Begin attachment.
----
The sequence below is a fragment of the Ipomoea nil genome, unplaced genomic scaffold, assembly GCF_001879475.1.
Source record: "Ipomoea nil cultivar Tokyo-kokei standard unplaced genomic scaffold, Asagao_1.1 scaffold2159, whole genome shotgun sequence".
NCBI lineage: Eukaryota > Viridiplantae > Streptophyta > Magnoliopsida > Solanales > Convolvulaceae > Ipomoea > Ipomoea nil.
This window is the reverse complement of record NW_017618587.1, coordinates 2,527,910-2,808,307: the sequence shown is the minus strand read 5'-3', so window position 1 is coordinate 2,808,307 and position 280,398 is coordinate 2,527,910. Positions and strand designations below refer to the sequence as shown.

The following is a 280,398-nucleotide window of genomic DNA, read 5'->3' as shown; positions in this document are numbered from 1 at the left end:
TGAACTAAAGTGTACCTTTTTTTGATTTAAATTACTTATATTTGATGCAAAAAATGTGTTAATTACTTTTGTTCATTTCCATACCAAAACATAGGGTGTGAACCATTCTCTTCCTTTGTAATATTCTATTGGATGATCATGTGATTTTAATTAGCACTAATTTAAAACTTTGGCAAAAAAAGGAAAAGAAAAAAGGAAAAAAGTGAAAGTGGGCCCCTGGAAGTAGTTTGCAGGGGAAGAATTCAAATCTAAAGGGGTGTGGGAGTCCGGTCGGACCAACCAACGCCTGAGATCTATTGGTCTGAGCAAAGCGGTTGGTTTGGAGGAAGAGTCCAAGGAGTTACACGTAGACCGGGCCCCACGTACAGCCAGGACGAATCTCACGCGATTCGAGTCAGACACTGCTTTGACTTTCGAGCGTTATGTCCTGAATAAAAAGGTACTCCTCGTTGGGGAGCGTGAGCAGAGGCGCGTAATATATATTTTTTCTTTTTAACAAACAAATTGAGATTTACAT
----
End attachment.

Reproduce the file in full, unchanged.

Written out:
The sequence below is a fragment of the Ipomoea nil genome, unplaced genomic scaffold, assembly GCF_001879475.1.
Source record: "Ipomoea nil cultivar Tokyo-kokei standard unplaced genomic scaffold, Asagao_1.1 scaffold2159, whole genome shotgun sequence".
NCBI lineage: Eukaryota > Viridiplantae > Streptophyta > Magnoliopsida > Solanales > Convolvulaceae > Ipomoea > Ipomoea nil.
This window is the reverse complement of record NW_017618587.1, coordinates 2,527,910-2,808,307: the sequence shown is the minus strand read 5'-3', so window position 1 is coordinate 2,808,307 and position 280,398 is coordinate 2,527,910. Positions and strand designations below refer to the sequence as shown.

The following is a 280,398-nucleotide window of genomic DNA, read 5'->3' as shown; positions in this document are numbered from 1 at the left end:
TGAACTAAAGTGTACCTTTTTTTGATTTAAATTACTTATATTTGATGCAAAAAATGTGTTAATTACTTTTGTTCATTTCCATACCAAAACATAGGGTGTGAACCATTCTCTTCCTTTGTAATATTCTATTGGATGATCATGTGATTTTAATTAGCACTAATTTAAAACTTTGGCAAAAAAAGGAAAAGAAAAAAGGAAAAAAGTGAAAGTGGGCCCCTGGAAGTAGTTTGCAGGGGAAGAATTCAAATCTAAAGGGGTGTGGGAGTCCGGTCGGACCAACCAACGCCTGAGATCTATTGGTCTGAGCAAAGCGGTTGGTTTGGAGGAAGAGTCCAAGGAGTTACACGTAGACCGGGCCCCACGTACAGCCAGGACGAATCTCACGCGATTCGAGTCAGACACTGCTTTGACTTTCGAGCGTTATGTCCTGAATAAAAAGGTACTCCTCGTTGGGGAGCGTGAGCAGAGGCGCGTAATATATATTTTTTCTTTTTAACAAACAAATTGAGATTTACAT